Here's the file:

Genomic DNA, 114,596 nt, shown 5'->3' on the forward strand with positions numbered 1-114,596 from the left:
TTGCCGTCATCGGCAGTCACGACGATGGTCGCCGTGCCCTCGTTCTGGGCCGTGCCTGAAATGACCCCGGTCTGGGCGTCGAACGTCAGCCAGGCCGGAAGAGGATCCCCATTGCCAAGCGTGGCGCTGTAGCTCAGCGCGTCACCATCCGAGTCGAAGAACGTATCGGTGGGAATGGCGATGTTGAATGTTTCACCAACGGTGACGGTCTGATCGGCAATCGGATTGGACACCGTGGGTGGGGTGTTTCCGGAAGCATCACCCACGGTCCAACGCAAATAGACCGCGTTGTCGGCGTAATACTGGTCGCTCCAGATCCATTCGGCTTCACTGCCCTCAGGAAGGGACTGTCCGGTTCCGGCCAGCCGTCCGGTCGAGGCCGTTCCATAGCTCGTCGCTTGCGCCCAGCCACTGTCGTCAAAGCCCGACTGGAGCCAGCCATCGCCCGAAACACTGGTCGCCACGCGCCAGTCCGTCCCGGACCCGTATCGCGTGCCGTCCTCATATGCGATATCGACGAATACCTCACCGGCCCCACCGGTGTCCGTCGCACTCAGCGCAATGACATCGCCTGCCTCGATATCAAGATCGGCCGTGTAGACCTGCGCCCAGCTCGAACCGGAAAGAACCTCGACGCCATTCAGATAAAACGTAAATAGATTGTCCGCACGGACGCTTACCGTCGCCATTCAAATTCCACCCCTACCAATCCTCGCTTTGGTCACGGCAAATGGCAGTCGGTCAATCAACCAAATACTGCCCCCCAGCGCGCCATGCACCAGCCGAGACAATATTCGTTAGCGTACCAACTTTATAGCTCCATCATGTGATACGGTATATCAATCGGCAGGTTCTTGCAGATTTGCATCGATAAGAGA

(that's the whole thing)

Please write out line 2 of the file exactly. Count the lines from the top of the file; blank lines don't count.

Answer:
TTGCCGTCATCGGCAGTCACGACGATGGTCGCCGTGCCCTCGTTCTGGGCCGTGCCTGAAATGACCCCGGTCTGGGCGTCGAACGTCAGCCAGGCCGGAAGAGGATCCCCATTGCCAAGCGTGGCGCTGTAGCTCAGCGCGTCACCATCCGAGTCGAAGAACGTATCGGTGGGAATGGCGATGTTGAATGTTTCACCAACGGTGACGGTCTGATCGGCAATCGGATTGGACACCGTGGGTGGGGTGTTTCCGGAAGCATCACCCACGGTCCAACGCAAATAGACCGCGTTGTCGGCGTAATACTGGTCGCTCCAGATCCATTCGGCTTCACTGCCCTCAGGAAGGGACTGTCCGGTTCCGGCCAGCCGTCCGGTCGAGGCCGTTCCATAGCTCGTCGCTTGCGCCCAGCCACTGTCGTCAAAGCCCGACTGGAGCCAGCCATCGCCCGAAACACTGGTCGCCACGCGCCAGTCCGTCCCGGACCCGTATCGCGTGCCGTCCTCATATGCGATATCGACGAATACCTCACCGGCCCCACCGGTGTCCGTCGCACTCAGCGCAATGACATCGCCTGCCTCGATATCAAGATCGGCCGTGTAGACCTGCGCCCAGCTCGAACCGGAAAGAACCTCGACGCCATTCAGATAAAACGTAAATAGATTGTCCGCACGGACGCTTACCGTCGCCATTCAAATTCCACCCCTACCAATCCTCGCTTTGGTCACGGCAAATGGCAGTCGGTCAATCAACCAAATACTGCCCCCCAGCGCGCCATGCACCAGCCGAGACAATATTCGTTAGCGTACCAACTTTATAGCTCCATCATGTGATACGGTATATCAATCGGCAGGTTCTTGCAGATTTGCATCGATAAGAGA